Bitten By Serpents

Have you ever been bitten by serpents?  Today, we’ll look at why the Israelites were bitten by them.

In Numbers 21, the people left Mount Hor after mourning over Aaron’s death and traveled around the land of Edom by way of the Sea of Suf (Red Sea, Reed Sea).  The people became discouraged on the way and began complaining again about the lack of food and water in the wilderness.  In addition, they asked Moses why he had brought them out of Egypt to die in the wilderness.  You would think that the Israelites wouldn’t have done that considering the punishment that took place the last time they did so. 

Unfortunately, the Lord heard their complaints and sent fiery serpents among the people.  Poisonous serpents bit the people and they began to die.  The people realized they had sinned so they pleaded with Moses to pray for them so the Lord would take away the serpents.

When Moses interceded for the people, the Lord told him to make a fiery serpent and set it on a pole so that anyone who had been bitten by a serpent could look at it and live.  Moses did as the Lord commanded by making a serpent out of bronze and raising it up on a pole.  Moses told the people to look at the bronze serpent if they had been bitten in order to live.  The people obeyed Moses and trusted the Lord for their healing.   If there were any doubters, the people being healed around them probably turned their doubt into belief.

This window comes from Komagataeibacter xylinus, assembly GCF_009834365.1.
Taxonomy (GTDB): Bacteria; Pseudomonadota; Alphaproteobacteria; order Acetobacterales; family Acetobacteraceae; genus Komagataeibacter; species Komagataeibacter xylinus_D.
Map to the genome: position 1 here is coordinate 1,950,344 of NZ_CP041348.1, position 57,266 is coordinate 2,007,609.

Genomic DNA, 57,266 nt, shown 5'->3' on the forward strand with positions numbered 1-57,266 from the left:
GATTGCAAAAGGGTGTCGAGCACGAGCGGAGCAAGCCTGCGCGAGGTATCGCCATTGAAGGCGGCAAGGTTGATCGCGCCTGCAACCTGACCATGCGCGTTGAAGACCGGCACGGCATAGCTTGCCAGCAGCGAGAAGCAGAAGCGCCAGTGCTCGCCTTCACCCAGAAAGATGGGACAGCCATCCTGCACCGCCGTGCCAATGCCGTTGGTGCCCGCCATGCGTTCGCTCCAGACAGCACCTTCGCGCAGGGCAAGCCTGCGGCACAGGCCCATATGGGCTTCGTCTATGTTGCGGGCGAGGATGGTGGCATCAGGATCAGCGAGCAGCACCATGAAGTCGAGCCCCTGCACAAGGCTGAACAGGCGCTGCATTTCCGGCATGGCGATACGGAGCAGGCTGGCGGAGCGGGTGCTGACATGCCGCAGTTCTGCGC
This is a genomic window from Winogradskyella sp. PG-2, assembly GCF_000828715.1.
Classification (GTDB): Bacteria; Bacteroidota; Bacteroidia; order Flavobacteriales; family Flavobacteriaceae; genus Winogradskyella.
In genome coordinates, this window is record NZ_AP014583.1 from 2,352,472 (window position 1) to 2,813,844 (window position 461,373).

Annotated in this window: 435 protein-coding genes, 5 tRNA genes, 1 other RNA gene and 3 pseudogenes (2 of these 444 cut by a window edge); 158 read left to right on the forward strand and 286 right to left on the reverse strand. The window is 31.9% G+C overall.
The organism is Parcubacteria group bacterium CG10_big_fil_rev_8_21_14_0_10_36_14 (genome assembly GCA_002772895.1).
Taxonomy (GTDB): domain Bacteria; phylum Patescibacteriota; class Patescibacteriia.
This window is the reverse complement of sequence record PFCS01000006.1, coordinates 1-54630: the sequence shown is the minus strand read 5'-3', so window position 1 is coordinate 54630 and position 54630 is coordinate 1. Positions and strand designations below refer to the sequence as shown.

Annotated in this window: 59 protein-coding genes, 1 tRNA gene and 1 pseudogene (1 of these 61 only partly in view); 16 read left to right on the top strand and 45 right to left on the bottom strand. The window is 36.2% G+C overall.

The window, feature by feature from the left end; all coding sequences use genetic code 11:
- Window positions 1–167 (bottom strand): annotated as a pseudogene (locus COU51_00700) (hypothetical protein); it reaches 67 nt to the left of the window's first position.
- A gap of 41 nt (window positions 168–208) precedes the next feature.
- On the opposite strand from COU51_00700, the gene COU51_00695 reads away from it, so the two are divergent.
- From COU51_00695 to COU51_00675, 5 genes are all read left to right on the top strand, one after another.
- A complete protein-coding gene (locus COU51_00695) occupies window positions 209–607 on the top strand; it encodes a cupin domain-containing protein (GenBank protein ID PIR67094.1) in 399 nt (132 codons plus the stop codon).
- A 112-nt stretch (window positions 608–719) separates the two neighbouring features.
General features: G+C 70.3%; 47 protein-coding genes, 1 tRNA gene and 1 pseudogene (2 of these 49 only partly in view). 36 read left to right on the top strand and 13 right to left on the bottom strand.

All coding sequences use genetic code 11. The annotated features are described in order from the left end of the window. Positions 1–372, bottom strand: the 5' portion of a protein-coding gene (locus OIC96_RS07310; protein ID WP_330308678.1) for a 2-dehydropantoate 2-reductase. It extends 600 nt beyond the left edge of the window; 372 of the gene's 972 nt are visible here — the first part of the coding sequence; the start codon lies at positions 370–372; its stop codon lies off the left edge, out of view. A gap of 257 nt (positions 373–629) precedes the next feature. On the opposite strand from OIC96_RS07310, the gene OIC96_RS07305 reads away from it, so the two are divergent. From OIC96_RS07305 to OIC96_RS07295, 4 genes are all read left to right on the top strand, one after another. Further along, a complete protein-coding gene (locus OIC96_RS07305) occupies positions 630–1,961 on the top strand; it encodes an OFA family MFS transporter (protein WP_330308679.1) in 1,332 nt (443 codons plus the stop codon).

This incident has more than one meaning.  Many have come to understand the primary meaning because in John 3:14-15, Jesus said, “And as Moses lifted up the serpent in the wilderness, even so must the Son of Man be lifted up, 15 that whoever believes in Him should not perish but have eternal life.”  (NKJV)

Jesus’ statement was important to understand in His day and it still has great meaning for us today because everyone has sinned just like those who traveled in the wilderness.  When we realize our sinful condition, we can seek Jesus who was crucified on the cross and trust that He will forgive us and heal us so we can have eternal life.

Today, there are many people like the Israelites who wandered in the wilderness.  They often speak against God and Jesus just like the Israelites spoke against God and Moses.  The souls of many people today loathe Jesus who they consider to be worthless (Num. 21:5).  They do not realize He was the manna in the wilderness that the Israelites loathed and that He is the Bread of Life.